Frank Morgan reined up and called out to the lone figure sitting by the tiny campfire. “I'm friendly! You want some company?”
“Shore. Come on in and pull up a piece of ground and take a load off.”
Frank walked Stormy, his big Appaloosa, into the clearing and swung down from the saddle. “That coffee sure smells good.”
“Come on over and have a taste,” the man said. “I got plenty.”
Frank dug his cup from the packsaddle of his packhorse and poured a cup of the hot brew, squatting down by the fire. “Fire feels good too,” he said. “It's turned chilly.”
“For a fact,” the man replied, his eyes narrowing suspiciously as he looked at Frank.
Frank wondered about that, but said nothing.
The man, a miner from the look of his clothing and lace-up boots, inched a bit closer to his shotgun.
“Finding any color around here?” Frank asked.
“Enough to get by.” He looked hard at Frank for a few seconds. “Why, you figurin' on robbin' me?”
Frank returned the hard look. “Don't be stupid!” he snapped back at the man. “I'm no thief.”
“Since when?” the miner came back at him.
Frank set his cup on the ground. “What the hell are you talking about?”
The miner moved a hand toward his shotgun. Frank leaned over the hat-sized fire and grabbed the scattergun.
“I knowed it!” the miner said. “You're gonna kill me, ain't you, Val?”
“Who the hell is Val?” Frank asked, breaking open the double barrel and tossing the shells to one side.
The miner blinked a couple of times. “You is.”
Frank sighed and picked up his cup, taking a swig of the strong brew. Tasted good. “My name is Frank, not Val.”
“Says you! I know who you is. You're Val Dooley.”
Frank laid the scattergun to one side. “Friend . . . I never heard of anyone called Val Dooley. And personally, I don't give a tinker's damn if you believe that or not.”
“Then he's your twin brother!”
“Nope. I don't have a twin brother.” Frank took another gulp of coffee and held out the cup. “Fill it up, friend. That's good coffee.”
The miner carefully picked up the battered old pot and filled Frank's cup, then his own cup. “Might as well have me one too. Be my last cup on earth. I ain't scared to die, Val.”
“Damnit, man, I am not this Val person!”
The miner stared at Frank. “Shore look like him.”
“Oh, hell, forget it,” Frank said, disgust evident in his voice. “How far to the nearest town? I need supplies.”
“ 'Bout twenty miles southwest. But you'll get a rope if you go there, Mr. Whoever-in-the Hell-You-Is.”
“Val Dooley is wanted dead or alive, and you is the spittin' image of Val.”
“If this Dooley person is so famous, how come I never heard of him?”
“He ain't been outlawin' long. But in the few months he's been rampagin', he's been a rapin' and a-killin' and a-stealin' to beat the band. And that ain't all he's been doin'.”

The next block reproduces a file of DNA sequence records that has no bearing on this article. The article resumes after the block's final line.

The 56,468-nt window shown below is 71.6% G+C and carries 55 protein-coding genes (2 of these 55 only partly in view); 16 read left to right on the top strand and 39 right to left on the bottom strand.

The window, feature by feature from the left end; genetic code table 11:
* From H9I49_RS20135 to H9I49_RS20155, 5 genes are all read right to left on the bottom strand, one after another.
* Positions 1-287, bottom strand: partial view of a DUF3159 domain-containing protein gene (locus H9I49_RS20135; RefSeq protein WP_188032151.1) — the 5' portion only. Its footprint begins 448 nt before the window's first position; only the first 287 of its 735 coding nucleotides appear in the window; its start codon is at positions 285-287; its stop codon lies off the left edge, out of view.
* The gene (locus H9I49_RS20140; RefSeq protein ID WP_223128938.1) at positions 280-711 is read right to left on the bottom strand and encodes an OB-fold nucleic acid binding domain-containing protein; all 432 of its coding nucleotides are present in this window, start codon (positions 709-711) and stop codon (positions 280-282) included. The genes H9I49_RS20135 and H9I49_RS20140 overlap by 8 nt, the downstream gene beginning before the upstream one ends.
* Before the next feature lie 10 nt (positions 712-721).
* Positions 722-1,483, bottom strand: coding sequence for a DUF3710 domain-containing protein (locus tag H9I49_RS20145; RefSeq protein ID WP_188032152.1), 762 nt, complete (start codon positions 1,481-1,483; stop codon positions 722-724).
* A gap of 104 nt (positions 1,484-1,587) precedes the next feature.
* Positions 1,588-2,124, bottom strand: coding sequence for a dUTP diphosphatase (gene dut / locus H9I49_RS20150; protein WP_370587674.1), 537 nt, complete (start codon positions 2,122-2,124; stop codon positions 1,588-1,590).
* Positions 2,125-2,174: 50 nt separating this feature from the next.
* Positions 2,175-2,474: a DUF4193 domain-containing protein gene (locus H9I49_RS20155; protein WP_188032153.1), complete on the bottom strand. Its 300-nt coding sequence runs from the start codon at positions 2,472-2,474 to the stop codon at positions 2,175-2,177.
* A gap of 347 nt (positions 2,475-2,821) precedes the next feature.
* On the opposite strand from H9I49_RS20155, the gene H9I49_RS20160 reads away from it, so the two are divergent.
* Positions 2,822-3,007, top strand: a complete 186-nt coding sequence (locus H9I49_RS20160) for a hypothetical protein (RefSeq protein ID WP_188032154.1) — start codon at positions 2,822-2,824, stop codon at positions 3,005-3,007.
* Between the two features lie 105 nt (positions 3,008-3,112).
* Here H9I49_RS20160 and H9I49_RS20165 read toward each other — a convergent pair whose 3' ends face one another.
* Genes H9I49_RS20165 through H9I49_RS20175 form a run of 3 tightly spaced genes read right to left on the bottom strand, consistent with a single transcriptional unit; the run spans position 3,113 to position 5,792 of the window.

Frank waited, then asked, “Well . . . what else has he been doing?”
“Liftin' the dress tails of a lot of good women. You're
... I mean,
a mighty handsome man, you isâah, he is. Women get all flighty and stupid around you . . .
You right shore you ain't Val Dooley?“
“I guess you ain't. But if you want some good advice, you'll get back on your horse and head east. Get the hell out of this part of California. 'Cause if you stick around here, you gonna be a shore-'nuff dead man.”
“Mister, look hard at me. Think of a gunfighter. A very well-known gunfighter. Now, who am I?”
“Val Dooley. I done told you that 'bout a dozen damn times.”
Frank shook his head. “I've got to get to the bottom of this.” He drank the rest of his coffee and stood up. “I think I'll head for this town. What's the name of it?”
“Deweyville. The sheriff there is damn mean too. Name's Carl Davis. But you're a damn fool if you don't hightail it out of this state, Mr. Whoever-You-Are.”
“I've been called a lot worse than a damn fool. Thanks for the coffee. Hey, how far's the road that'll take me to Deweyville?”
“Couple of miles.” He jerked a thumb. “That way.”
“Old coot,” Frank muttered as he rode away from the miner. “Surely he's not right in the head.”
He made camp with about an hour of daylight still left. He hobbled the horses so they could graze, and then fixed food for himself and Dog. While his bacon was sizzling in the pan and his bread baking in the small Dutch oven, he looked over at Dog and said, “If I tell you to get, boy, you get, you hear me?”
Dog looked at him and cocked his head to one side.
“That old rummy back there might have been about half right, and I don't want you to get shot. So if I tell you to get, you run.”
“I'll take that as a yes. You just do as I tell you.”
Dog walked closer and licked Frank's hand.
“All right. Good boy.”
After his meal, Frank sat by the fire, smoking and drinking coffee and thinking. “Maybe I'll get lucky this time, Dog. Maybe I can find me a little place where folks don't know me and I can buy me a little spread and we can stop this eternal wandering. Would you like that?”
Dog looked at him, unblinking.
Frank laughed. “It doesn't make a damn to you, does it, boy?”
Dog again cocked his head to one side.
Frank patted the animal's big head. “Well, I like to dream about having a place where I can settle down and live in peace. But I know it's just a dream.”